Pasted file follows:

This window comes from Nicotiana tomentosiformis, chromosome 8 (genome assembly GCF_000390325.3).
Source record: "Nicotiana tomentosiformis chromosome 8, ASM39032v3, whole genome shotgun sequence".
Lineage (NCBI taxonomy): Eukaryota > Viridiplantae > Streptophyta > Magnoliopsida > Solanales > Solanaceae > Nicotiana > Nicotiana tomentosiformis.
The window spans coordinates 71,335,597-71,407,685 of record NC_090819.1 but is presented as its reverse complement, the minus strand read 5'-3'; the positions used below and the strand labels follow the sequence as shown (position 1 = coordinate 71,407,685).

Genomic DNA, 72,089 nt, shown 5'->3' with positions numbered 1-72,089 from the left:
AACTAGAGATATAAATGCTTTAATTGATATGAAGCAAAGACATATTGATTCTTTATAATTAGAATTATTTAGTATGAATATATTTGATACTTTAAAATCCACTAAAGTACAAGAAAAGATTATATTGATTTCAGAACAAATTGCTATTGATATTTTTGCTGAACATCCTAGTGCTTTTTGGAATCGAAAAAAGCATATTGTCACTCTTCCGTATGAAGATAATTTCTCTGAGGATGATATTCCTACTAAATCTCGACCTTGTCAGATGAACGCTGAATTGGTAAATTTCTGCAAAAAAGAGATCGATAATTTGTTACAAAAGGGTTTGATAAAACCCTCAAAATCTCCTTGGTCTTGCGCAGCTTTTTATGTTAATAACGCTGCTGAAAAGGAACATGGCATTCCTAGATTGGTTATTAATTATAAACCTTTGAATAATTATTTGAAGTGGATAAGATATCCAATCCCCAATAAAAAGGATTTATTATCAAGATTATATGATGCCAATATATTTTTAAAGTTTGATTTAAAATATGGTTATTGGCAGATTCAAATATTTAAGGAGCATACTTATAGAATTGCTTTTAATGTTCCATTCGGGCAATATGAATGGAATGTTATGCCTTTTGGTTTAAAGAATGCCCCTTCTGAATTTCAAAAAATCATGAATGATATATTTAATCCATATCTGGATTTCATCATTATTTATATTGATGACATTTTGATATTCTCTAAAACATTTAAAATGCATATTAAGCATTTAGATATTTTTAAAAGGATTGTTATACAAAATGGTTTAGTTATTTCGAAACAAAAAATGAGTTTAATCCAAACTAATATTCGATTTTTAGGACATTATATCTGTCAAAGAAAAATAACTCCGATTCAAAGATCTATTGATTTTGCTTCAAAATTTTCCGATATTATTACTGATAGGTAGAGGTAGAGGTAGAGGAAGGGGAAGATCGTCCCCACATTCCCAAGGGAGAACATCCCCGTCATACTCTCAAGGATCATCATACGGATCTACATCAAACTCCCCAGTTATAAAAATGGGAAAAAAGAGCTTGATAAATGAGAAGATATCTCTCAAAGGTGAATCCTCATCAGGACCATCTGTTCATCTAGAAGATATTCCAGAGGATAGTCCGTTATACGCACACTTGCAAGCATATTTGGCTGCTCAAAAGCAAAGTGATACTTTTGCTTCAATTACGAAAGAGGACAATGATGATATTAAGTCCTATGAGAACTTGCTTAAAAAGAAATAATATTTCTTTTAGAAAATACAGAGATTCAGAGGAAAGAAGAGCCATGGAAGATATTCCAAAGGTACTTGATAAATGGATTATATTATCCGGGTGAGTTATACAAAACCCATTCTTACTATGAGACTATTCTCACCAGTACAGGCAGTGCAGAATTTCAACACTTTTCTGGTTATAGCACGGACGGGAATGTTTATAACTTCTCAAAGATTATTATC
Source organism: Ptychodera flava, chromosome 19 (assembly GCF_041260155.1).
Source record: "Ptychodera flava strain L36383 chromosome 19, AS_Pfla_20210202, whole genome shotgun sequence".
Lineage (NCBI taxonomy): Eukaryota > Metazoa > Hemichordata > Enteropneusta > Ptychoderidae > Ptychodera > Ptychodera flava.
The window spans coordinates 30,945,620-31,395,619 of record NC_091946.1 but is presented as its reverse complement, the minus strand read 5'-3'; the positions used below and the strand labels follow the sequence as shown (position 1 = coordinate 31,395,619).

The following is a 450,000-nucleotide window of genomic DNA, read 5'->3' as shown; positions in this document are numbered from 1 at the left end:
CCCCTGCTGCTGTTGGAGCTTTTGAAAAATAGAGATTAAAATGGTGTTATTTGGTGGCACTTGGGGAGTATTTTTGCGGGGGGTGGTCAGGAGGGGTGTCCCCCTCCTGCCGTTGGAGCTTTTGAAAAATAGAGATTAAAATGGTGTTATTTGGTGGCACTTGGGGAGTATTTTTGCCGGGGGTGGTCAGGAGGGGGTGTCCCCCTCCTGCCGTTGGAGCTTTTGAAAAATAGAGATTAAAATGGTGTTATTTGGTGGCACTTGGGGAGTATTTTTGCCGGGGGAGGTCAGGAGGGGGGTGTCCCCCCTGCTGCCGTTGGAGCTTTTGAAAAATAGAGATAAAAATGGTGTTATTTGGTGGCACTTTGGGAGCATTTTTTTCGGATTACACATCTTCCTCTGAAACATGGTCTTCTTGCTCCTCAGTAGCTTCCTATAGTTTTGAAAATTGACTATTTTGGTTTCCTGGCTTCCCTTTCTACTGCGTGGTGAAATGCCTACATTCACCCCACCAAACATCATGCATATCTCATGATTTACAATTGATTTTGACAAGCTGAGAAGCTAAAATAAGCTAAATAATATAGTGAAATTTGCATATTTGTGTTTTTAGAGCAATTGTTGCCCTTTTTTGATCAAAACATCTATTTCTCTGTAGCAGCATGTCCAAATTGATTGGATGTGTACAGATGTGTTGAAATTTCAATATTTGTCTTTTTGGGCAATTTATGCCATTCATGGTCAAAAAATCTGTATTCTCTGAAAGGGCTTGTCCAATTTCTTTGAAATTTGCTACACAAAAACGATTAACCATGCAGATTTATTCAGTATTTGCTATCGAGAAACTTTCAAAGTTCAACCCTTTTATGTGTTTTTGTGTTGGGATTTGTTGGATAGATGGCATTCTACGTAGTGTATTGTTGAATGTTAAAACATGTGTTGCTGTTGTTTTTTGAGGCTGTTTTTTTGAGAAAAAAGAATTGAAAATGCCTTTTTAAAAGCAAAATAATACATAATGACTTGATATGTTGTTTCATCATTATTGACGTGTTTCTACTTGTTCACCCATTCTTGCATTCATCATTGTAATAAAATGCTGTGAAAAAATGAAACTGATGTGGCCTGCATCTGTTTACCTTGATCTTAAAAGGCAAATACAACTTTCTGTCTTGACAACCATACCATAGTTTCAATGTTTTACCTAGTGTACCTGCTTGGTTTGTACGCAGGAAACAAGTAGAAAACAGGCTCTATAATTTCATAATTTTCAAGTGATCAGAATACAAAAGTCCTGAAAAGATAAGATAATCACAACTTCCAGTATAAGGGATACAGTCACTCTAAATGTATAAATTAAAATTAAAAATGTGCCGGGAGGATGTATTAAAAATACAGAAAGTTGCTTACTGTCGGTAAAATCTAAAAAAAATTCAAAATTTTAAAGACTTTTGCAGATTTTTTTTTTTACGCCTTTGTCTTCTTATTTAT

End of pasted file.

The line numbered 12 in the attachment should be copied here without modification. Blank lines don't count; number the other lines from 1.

CCCCTGCTGCTGTTGGAGCTTTTGAAAAATAGAGATTAAAATGGTGTTATTTGGTGGCACTTGGGGAGTATTTTTGCGGGGGGTGGTCAGGAGGGGTGTCCCCCTCCTGCCGTTGGAGCTTTTGAAAAATAGAGATTAAAATGGTGTTATTTGGTGGCACTTGGGGAGTATTTTTGCCGGGGGTGGTCAGGAGGGGGTGTCCCCCTCCTGCCGTTGGAGCTTTTGAAAAATAGAGATTAAAATGGTGTTATTTGGTGGCACTTGGGGAGTATTTTTGCCGGGGGAGGTCAGGAGGGGGGTGTCCCCCCTGCTGCCGTTGGAGCTTTTGAAAAATAGAGATAAAAATGGTGTTATTTGGTGGCACTTTGGGAGCATTTTTTTCGGATTACACATCTTCCTCTGAAACATGGTCTTCTTGCTCCTCAGTAGCTTCCTATAGTTTTGAAAATTGACTATTTTGGTTTCCTGGCTTCCCTTTCTACTGCGTGGTGAAATGCCTACATTCACCCCACCAAACATCATGCATATCTCATGATTTACAATTGATTTTGACAAGCTGAGAAGCTAAAATAAGCTAAATAATATAGTGAAATTTGCATATTTGTGTTTTTAGAGCAATTGTTGCCCTTTTTTGATCAAAACATCTATTTCTCTGTAGCAGCATGTCCAAATTGATTGGATGTGTACAGATGTGTTGAAATTTCAATATTTGTCTTTTTGGGCAATTTATGCCATTCATGGTCAAAAAATCTGTATTCTCTGAAAGGGCTTGTCCAATTTCTTTGAAATTTGCTACACAAAAACGATTAACCATGCAGATTTATTCAGTATTTGCTATCGAGAAACTTTCAAAGTTCAACCCTTTTATGTGTTTTTGTGTTGGGATTTGTTGGATAGATGGCATTCTACGTAGTGTATTGTTGAATGTTAAAACATGTGTTGCTGTTGTTTTTTGAGGCTGTTTTTTTGAGAAAAAAGAATTGAAAATGCCTTTTTAAAAGCAAAATAATACATAATGACTTGATATGTTGTTTCATCATTATTGACGTGTTTCTACTTGTTCACCCATTCTTGCATTCATCATTGTAATAAAATGCTGTGAAAAAATGAAACTGATGTGGCCTGCATCTGTTTACCTTGATCTTAAAAGGCAAATACAACTTTCTGTCTTGACAACCATACCATAGTTTCAATGTTTTACCTAGTGTACCTGCTTGGTTTGTACGCAGGAAACAAGTAGAAAACAGGCTCTATAATTTCATAATTTTCAAGTGATCAGAATACAAAAGTCCTGAAAAGATAAGATAATCACAACTTCCAGTATAAGGGATACAGTCACTCTAAATGTATAAATTAAAATTAAAAATGTGCCGGGAGGATGTATTAAAAATACAGAAAGTTGCTTACTGTCGGTAAAATCTAAAAAAAATTCAAAATTTTAAAGACTTTTGCAGATTTTTTTTTTTACGCCTTTGTCTTCTTATTTAT